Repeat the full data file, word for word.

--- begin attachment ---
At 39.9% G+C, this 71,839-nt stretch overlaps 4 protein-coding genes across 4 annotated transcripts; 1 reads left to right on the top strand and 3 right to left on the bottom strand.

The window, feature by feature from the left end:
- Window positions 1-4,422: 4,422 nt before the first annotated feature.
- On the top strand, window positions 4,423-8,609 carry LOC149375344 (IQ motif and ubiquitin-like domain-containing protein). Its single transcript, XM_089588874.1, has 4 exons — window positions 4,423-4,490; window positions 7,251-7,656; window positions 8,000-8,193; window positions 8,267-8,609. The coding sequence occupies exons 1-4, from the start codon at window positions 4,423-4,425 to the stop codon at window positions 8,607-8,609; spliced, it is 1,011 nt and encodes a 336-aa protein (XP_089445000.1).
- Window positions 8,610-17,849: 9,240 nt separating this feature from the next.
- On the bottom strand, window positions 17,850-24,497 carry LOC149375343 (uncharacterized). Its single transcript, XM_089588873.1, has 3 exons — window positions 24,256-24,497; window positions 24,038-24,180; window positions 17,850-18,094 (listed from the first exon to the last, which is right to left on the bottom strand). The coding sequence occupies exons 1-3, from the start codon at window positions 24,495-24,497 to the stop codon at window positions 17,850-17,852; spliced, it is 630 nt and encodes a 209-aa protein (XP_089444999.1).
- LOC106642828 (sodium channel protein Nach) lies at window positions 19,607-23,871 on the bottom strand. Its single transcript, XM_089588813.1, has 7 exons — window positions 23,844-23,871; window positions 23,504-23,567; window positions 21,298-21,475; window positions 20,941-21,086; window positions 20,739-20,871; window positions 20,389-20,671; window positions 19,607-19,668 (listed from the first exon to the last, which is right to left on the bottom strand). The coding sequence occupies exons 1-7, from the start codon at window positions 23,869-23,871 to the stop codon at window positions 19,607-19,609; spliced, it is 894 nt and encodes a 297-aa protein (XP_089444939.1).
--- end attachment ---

At 39.9% G+C, this 71,839-nt stretch overlaps 4 protein-coding genes across 4 annotated transcripts; 1 reads left to right on the top strand and 3 right to left on the bottom strand.

The window, feature by feature from the left end:
- Window positions 1-4,422: 4,422 nt before the first annotated feature.
- On the top strand, window positions 4,423-8,609 carry LOC149375344 (IQ motif and ubiquitin-like domain-containing protein). Its single transcript, XM_089588874.1, has 4 exons — window positions 4,423-4,490; window positions 7,251-7,656; window positions 8,000-8,193; window positions 8,267-8,609. The coding sequence occupies exons 1-4, from the start codon at window positions 4,423-4,425 to the stop codon at window positions 8,607-8,609; spliced, it is 1,011 nt and encodes a 336-aa protein (XP_089445000.1).
- Window positions 8,610-17,849: 9,240 nt separating this feature from the next.
- On the bottom strand, window positions 17,850-24,497 carry LOC149375343 (uncharacterized). Its single transcript, XM_089588873.1, has 3 exons — window positions 24,256-24,497; window positions 24,038-24,180; window positions 17,850-18,094 (listed from the first exon to the last, which is right to left on the bottom strand). The coding sequence occupies exons 1-3, from the start codon at window positions 24,495-24,497 to the stop codon at window positions 17,850-17,852; spliced, it is 630 nt and encodes a 209-aa protein (XP_089444999.1).
- LOC106642828 (sodium channel protein Nach) lies at window positions 19,607-23,871 on the bottom strand. Its single transcript, XM_089588813.1, has 7 exons — window positions 23,844-23,871; window positions 23,504-23,567; window positions 21,298-21,475; window positions 20,941-21,086; window positions 20,739-20,871; window positions 20,389-20,671; window positions 19,607-19,668 (listed from the first exon to the last, which is right to left on the bottom strand). The coding sequence occupies exons 1-7, from the start codon at window positions 23,869-23,871 to the stop codon at window positions 19,607-19,609; spliced, it is 894 nt and encodes a 297-aa protein (XP_089444939.1).